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Understanding Li-SOCL2 primary battery technology
13 November 2013, Power Electronics / Power Management

As many engineers will know, the battery industry has not yet achieved the perfect battery (or rather, cell) technology.

In almost every choice there is always a compromise to be made when selecting the chemistry which best suits a specific application.

I receive a number of calls on a daily basis by design engineers who are selecting a technology for their product and more often than not a very important factor gets overlooked. In this article I hope to provide some basic fundamentals to keep in mind when considering a Lithium-thionyl chloride (Li-SOCL2) cell or battery for a specific application.

It is my experience that, generally speaking, a higher capacity cell is most commonly sought after. Herein lies a common mistake that is made when briefly studying a potential product’s specification sheet. This mistake occurs when the current delivery ability of the cell is over-looked, often as a result of the excitement involved when finding a potential solution. To gain a better insight into this I would like to explain some basic principles about Lithium-thionyl chloride technology.

Effectively there are two basic methods employed by the manufacturers who produce this technology. Each method offers both advantages and disadvantages.

The two methods employed are referred to as the ‘bobbin cell’ and the ‘spiral wound cell’. The following explanation is primarily focused on the D size cell, but the principles apply to most of the sizes within the Li-SOCL2 range.

The bobbin cell allows for a higher capacity; typically what we see here is a capacity ranging from 17 Ah to 19 Ah at a nominal voltage of 3,6 V. The spiral wound cell has a much lower capacity, generally between 13 Ah and 14,5 Ah depending on the brand in question.

So what is the difference then? Well it all has to do with the current requirements of a particular circuit. The spiral wound cell has a much larger electrode surface area which enables a far greater current to be drawn from the cell. Typically a spiral wound D cell can deliver a continuous current of about 1800 mA and a pulse current of about 4000 mA, depending on the brand of cell used.

A factor that must be kept in mind is the effect on the cell of what is referred to as passivation. On a recent visit to SAFT’s Poitiers production facility in France I was fortunate enough to have an in depth discussion with SAFT’s senior applications engineer, Michel Guegan, regarding this very matter.

In brief, passivation can be described as a love-hate relationship at best. On the one hand it is passivation that allows for the excellent shelf life of Li-SOCl2 cells. It is an essential reaction that must occur in the production process, which effectively takes the cell out of short circuit when the electrolyte is added to the cell in the production process.

Passivation can thus be described as a protective layer that forms on the lithium metal layer contained inside the cell. This layer basically inhibits the electrolyte from making contact with the lithium material contained within the cell. It is important to remember that passivation is reversible (please contact me directly to discuss these methods).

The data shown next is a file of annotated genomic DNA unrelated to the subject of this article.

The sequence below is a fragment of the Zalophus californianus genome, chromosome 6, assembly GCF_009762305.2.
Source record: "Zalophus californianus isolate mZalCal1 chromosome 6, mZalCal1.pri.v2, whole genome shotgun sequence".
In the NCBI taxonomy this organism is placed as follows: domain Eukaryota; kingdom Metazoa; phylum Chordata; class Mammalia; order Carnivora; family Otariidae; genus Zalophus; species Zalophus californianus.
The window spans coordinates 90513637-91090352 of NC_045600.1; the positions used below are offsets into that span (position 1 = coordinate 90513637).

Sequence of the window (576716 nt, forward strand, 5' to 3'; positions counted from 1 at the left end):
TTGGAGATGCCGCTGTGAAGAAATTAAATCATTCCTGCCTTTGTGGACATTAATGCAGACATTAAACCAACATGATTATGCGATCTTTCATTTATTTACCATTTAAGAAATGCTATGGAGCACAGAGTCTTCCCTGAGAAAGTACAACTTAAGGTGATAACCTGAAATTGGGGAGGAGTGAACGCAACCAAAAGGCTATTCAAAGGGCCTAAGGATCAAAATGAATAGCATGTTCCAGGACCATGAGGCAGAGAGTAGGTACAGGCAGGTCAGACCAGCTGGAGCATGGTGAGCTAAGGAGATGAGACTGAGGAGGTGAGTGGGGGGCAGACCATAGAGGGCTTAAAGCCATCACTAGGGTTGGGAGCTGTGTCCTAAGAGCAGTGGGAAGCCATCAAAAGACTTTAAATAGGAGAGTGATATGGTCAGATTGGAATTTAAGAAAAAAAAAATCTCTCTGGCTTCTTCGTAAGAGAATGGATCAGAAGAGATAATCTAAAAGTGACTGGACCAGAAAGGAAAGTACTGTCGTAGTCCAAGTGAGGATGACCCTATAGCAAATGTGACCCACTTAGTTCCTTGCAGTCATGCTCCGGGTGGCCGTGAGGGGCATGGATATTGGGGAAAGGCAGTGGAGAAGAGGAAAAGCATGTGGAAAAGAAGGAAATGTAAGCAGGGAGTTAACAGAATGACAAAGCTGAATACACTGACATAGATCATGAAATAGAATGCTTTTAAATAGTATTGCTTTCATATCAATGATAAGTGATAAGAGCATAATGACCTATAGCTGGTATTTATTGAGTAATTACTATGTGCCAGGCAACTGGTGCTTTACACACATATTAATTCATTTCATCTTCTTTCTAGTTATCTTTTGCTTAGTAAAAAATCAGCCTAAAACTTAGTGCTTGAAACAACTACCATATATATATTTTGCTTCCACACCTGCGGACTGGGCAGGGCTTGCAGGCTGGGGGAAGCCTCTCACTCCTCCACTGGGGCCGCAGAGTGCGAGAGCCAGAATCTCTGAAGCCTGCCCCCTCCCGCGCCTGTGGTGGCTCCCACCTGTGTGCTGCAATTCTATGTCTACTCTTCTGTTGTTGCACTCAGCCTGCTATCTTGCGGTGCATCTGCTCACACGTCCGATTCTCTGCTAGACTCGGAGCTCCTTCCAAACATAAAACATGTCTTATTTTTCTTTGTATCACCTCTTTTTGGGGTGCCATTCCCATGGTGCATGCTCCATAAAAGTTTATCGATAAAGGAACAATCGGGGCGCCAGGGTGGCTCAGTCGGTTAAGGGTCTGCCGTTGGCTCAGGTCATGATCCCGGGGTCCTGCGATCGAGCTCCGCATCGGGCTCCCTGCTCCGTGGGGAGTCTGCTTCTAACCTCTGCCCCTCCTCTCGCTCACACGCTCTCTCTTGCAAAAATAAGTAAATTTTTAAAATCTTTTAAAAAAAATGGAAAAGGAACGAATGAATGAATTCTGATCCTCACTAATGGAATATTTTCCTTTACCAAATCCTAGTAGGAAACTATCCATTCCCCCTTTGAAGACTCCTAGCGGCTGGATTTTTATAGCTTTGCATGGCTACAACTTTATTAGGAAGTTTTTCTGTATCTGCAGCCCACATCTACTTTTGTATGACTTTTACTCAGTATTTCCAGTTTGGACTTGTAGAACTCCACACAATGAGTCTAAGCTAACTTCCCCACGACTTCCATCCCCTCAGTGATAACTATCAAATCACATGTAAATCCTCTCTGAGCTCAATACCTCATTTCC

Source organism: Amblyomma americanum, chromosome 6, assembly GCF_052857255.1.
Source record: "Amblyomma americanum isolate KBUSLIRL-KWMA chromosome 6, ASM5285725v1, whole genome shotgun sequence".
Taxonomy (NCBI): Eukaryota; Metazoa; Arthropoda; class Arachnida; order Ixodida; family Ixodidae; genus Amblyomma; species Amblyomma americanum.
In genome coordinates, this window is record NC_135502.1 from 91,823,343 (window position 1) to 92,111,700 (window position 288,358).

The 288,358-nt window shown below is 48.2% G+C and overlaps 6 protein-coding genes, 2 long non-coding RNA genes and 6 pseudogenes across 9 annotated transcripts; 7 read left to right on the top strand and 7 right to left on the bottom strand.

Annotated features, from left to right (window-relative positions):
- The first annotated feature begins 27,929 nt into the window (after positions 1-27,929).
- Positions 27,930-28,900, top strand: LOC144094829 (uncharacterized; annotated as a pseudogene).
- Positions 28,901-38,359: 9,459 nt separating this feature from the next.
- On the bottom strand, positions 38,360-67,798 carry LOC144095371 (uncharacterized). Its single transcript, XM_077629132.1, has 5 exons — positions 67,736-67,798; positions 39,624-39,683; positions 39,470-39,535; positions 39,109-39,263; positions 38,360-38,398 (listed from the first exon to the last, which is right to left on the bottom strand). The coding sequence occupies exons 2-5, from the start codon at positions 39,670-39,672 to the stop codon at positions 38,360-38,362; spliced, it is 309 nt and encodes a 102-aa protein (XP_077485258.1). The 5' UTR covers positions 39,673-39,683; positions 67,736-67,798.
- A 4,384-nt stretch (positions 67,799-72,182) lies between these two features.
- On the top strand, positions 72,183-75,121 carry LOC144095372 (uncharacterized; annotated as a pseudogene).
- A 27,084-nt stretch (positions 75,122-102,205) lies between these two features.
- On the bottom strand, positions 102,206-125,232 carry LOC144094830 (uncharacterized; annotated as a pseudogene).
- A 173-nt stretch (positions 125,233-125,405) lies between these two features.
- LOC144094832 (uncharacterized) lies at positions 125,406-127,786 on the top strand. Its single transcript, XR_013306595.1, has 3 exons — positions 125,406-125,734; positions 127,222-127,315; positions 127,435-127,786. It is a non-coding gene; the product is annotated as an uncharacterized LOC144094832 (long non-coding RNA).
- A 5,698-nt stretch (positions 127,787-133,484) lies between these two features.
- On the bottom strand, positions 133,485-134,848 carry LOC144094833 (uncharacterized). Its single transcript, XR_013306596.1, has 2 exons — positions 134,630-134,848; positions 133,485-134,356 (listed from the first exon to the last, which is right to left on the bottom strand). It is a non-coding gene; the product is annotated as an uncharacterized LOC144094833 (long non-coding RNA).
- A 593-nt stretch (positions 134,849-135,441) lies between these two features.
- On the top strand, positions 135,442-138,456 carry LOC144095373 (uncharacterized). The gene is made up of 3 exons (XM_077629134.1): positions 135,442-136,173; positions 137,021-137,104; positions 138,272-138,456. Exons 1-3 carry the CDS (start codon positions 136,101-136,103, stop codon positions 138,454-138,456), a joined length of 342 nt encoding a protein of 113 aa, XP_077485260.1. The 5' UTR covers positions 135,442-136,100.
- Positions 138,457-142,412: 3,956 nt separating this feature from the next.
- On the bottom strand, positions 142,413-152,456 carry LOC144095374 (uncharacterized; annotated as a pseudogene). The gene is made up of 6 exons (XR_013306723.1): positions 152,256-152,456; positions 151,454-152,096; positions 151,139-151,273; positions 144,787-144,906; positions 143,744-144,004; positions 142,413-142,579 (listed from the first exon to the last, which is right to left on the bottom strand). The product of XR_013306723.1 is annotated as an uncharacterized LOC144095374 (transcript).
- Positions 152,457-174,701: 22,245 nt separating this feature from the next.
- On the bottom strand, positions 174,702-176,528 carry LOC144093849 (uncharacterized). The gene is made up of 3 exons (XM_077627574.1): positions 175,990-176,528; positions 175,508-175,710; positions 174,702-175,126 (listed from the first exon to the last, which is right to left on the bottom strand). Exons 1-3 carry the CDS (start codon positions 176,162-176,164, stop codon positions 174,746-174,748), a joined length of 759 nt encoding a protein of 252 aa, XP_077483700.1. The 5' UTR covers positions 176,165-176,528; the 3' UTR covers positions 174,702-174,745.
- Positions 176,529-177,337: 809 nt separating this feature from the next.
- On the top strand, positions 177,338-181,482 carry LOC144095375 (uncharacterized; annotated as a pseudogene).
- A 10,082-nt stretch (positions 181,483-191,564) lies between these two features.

The effects of passivation are evident when one attempts to draw current from the cell. By placing a load on the cell, the passivation layer on the lithium metal is broken down but during this process there is a drop in the cell voltage and, depending on the level of passivation, this drop can result in the cell voltage dropping to below 2,0 V in extreme cases before a gradual recovery.

The end result is that the cell cannot deliver the current or the voltage that a circuit may require and hence this could result in an undesirable situation, and one which could have been avoided altogether. There are a number of remedies that can be applied to deal with this factor, which I would gladly discuss with anyone interested.

We should also understand factors that affect Li-SOCl2 cells as far as self-discharge is concerned, as well as passivation. Generally speaking, excessive temperatures will affect both the rate and depth of passivation as well as the rate of self-discharge.

Self-discharge is often overlooked when a particular brand of cell is considered. We typically see a number of brands that offer 19 Ah rated capacity cells when the better quality brands only offer a 17 Ah equivalent. The difference here is that the better quality cell generally has a much better self-discharge rate in comparison, so one could find that they end up with much less capacity when the cell is put to work in the field due to the rate of self-discharge.

In summary, one should always know your circuit’s current requirements and make sure that you select the appropriate cell that can deliver the required levels of current. Remember that the cell will passivate over time, especially if current is not drawn from the cell on a regular basis.

Environmental factors play a significant role in a cell’s performance, so make sure you understand the environment in which the cell will be expected to perform. Lastly, remember that a greater capacity at a lower price does not necessarily mean better lifetime at a bargain price.

My recommendation is always to consider the ramifications of a battery failure or not meeting the stated lifetime expectancy and the consequences thereof on you or your company.

For more information contact Malcolm Southern, Just Batteries, +27 (0)11 023 8846, malcolm@justbatteries.co.za, www.justbatteries.co.za


Credit(s)
Supplied By: Just Batteries
Tel: +27 11 023 8846
Fax: +27 11 421 7986
Email: sales@justbatteries.co.za
www: www.justbatteries.co.za
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Further reading:

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